Juggling everyday life with some sense of semblance can been challenging enough. But when life hits the fan, that’s when we are really asked to rise to above the chaos.
For those of you who are in the throes of your own struggle, as life assures many of you are, know that you are not alone. Struggle is universal. Whether it’s a mountain or a molehill, real or perceived, we all experience it in its grandiose and oftentimes absurd fullness.
For me, the blanket is just lifting after one of those chapters. About a month after my father’s heart surgery last summer, my mother was diagnosed with cancer. Like so many before us, we rode the psychological roller coaster of surgery, radiation and chemo. To salt the experience, my parked car was totaled in the parking lot during her third treatment. A few weeks later, my father fell on the train requiring 16 staples in his head. Just recently and most deeply heartbreaking, an old friend passed away suddenly and inexplicably only days after his 50th birthday, leaving behind his wife– my friend– and their 3 children. It has been a whirlwind of fear and worry, anger and frustration, sadness, loss and the unanswerable questions of why?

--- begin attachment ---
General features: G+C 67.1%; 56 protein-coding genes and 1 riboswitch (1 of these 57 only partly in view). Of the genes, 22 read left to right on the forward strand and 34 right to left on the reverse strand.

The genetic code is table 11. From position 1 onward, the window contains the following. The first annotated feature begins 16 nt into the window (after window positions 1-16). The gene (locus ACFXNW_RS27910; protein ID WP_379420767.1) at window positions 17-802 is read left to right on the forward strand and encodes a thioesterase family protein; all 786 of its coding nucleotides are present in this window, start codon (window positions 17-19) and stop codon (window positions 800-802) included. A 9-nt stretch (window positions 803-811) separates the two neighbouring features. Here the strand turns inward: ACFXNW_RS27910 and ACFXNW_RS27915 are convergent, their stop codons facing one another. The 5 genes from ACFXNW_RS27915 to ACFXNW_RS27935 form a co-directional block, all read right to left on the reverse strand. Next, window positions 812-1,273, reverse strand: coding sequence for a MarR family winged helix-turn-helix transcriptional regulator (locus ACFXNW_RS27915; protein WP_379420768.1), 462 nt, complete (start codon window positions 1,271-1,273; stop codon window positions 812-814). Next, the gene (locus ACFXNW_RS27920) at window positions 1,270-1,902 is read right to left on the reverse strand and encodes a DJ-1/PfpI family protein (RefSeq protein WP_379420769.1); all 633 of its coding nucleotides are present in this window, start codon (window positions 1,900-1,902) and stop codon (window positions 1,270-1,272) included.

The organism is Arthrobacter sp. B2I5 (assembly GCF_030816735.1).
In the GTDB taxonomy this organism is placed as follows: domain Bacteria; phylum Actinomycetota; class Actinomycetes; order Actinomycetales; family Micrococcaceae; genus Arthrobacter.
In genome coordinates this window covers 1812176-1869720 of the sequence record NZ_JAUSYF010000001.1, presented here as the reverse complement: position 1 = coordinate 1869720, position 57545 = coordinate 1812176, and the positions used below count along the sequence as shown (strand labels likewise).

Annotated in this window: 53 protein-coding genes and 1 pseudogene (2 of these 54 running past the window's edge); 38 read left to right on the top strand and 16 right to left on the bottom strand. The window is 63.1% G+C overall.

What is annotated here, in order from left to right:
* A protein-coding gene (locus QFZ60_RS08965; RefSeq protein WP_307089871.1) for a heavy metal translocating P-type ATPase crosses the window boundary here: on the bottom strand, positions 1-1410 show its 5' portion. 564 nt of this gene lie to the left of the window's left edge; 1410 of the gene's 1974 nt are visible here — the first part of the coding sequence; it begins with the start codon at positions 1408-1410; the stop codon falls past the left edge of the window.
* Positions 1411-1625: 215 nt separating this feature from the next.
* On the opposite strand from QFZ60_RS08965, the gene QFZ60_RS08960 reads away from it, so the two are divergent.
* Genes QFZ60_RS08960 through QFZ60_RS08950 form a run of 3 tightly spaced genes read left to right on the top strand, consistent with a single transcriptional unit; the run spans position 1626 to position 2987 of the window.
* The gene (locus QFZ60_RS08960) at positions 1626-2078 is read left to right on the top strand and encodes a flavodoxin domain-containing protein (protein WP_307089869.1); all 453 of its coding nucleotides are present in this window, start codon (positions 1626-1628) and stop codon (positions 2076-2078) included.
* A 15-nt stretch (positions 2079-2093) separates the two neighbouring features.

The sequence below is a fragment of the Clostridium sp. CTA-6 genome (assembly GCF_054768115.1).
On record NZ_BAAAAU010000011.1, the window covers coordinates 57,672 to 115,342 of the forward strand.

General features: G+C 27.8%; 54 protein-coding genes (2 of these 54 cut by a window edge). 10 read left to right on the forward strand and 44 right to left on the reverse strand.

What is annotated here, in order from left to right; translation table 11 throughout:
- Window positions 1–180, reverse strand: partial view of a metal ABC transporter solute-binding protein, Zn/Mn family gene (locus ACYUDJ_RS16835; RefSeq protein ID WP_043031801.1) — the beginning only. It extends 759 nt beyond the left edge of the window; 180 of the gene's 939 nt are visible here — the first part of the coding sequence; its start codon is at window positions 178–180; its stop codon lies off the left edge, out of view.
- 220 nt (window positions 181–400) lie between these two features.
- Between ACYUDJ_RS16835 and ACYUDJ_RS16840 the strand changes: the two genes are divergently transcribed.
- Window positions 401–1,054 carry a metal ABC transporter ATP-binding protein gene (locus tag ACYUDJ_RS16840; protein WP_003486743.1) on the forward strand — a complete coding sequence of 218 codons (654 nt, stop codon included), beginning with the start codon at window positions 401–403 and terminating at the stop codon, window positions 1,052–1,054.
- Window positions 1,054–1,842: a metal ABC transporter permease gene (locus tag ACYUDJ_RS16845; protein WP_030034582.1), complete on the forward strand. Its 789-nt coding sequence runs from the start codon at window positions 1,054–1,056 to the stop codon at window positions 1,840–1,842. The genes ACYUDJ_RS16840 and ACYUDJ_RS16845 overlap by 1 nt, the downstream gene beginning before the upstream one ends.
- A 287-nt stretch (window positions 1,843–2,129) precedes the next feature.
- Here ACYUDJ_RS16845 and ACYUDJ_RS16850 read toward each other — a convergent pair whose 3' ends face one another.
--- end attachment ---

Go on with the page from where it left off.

In reality, none of these things actually happened to “me.” Truth is, I was on the periphery of all of it. Recognizing that was helpful, but nonetheless, this series of events challenged my emotional strength. Each of us, regardless of who we are or where we come from, face similar challenges, and many of us are asked to withstand so very much more. Whether it’s happening to us or to those we love, the feelings are real. And the pain and the questions can run deep.
But on the back end of my own personal navigation, it brought to light the power of watching your thoughts. By having a clear perception of what’s happening as it’s happening with a steady heart and mind, tough times can be softened by this awareness. And by remembering the countless blessings of our fortunate lives, this can further file the sharp edges that life promises.
When we find ourselves standing in the murky mess that life presents us, I realized through my own experience, that we have to try to do our best to hover above the madness. Not ignore it, or pretend it doesn’t exist, but see things as they actually are, and not how they feel when emotions rule.
When the storm passes, the calm oftentimes can shed light on what matters most. As the crisp morning sunshine beams in, the warmth of spring signals a new day. And while new obstacles and challenges will most certainly rear again, with it will come new opportunities to observe, learn and grow.